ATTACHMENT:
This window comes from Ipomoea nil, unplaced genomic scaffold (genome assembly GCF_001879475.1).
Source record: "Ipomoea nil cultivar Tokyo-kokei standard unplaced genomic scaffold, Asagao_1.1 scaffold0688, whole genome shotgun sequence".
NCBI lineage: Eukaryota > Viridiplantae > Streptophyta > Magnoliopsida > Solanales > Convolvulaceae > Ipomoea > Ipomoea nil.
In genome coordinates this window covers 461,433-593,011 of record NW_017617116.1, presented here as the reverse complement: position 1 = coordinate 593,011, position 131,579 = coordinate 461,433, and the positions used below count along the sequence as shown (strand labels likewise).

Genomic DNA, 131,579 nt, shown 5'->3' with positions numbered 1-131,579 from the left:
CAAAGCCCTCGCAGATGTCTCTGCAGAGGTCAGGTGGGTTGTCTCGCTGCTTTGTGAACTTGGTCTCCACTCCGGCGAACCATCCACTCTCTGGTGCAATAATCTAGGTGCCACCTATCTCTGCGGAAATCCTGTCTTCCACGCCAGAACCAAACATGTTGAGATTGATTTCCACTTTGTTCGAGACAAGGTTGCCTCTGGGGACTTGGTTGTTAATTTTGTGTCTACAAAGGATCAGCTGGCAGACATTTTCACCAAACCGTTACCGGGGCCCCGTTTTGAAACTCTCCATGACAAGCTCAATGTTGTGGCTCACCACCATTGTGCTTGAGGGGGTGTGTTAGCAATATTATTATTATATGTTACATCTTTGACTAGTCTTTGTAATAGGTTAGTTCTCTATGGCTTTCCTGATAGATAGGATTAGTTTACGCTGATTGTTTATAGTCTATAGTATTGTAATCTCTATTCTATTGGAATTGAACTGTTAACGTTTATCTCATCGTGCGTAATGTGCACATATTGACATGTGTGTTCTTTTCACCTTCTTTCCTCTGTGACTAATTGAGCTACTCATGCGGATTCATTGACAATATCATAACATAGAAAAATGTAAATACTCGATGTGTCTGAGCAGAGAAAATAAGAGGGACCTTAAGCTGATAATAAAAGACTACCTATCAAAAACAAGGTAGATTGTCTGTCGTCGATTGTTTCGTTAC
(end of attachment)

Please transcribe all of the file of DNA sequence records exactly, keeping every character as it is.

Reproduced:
This window comes from Ipomoea nil, unplaced genomic scaffold (genome assembly GCF_001879475.1).
Source record: "Ipomoea nil cultivar Tokyo-kokei standard unplaced genomic scaffold, Asagao_1.1 scaffold0688, whole genome shotgun sequence".
NCBI lineage: Eukaryota > Viridiplantae > Streptophyta > Magnoliopsida > Solanales > Convolvulaceae > Ipomoea > Ipomoea nil.
In genome coordinates this window covers 461,433-593,011 of record NW_017617116.1, presented here as the reverse complement: position 1 = coordinate 593,011, position 131,579 = coordinate 461,433, and the positions used below count along the sequence as shown (strand labels likewise).

Genomic DNA, 131,579 nt, shown 5'->3' with positions numbered 1-131,579 from the left:
CAAAGCCCTCGCAGATGTCTCTGCAGAGGTCAGGTGGGTTGTCTCGCTGCTTTGTGAACTTGGTCTCCACTCCGGCGAACCATCCACTCTCTGGTGCAATAATCTAGGTGCCACCTATCTCTGCGGAAATCCTGTCTTCCACGCCAGAACCAAACATGTTGAGATTGATTTCCACTTTGTTCGAGACAAGGTTGCCTCTGGGGACTTGGTTGTTAATTTTGTGTCTACAAAGGATCAGCTGGCAGACATTTTCACCAAACCGTTACCGGGGCCCCGTTTTGAAACTCTCCATGACAAGCTCAATGTTGTGGCTCACCACCATTGTGCTTGAGGGGGTGTGTTAGCAATATTATTATTATATGTTACATCTTTGACTAGTCTTTGTAATAGGTTAGTTCTCTATGGCTTTCCTGATAGATAGGATTAGTTTACGCTGATTGTTTATAGTCTATAGTATTGTAATCTCTATTCTATTGGAATTGAACTGTTAACGTTTATCTCATCGTGCGTAATGTGCACATATTGACATGTGTGTTCTTTTCACCTTCTTTCCTCTGTGACTAATTGAGCTACTCATGCGGATTCATTGACAATATCATAACATAGAAAAATGTAAATACTCGATGTGTCTGAGCAGAGAAAATAAGAGGGACCTTAAGCTGATAATAAAAGACTACCTATCAAAAACAAGGTAGATTGTCTGTCGTCGATTGTTTCGTTAC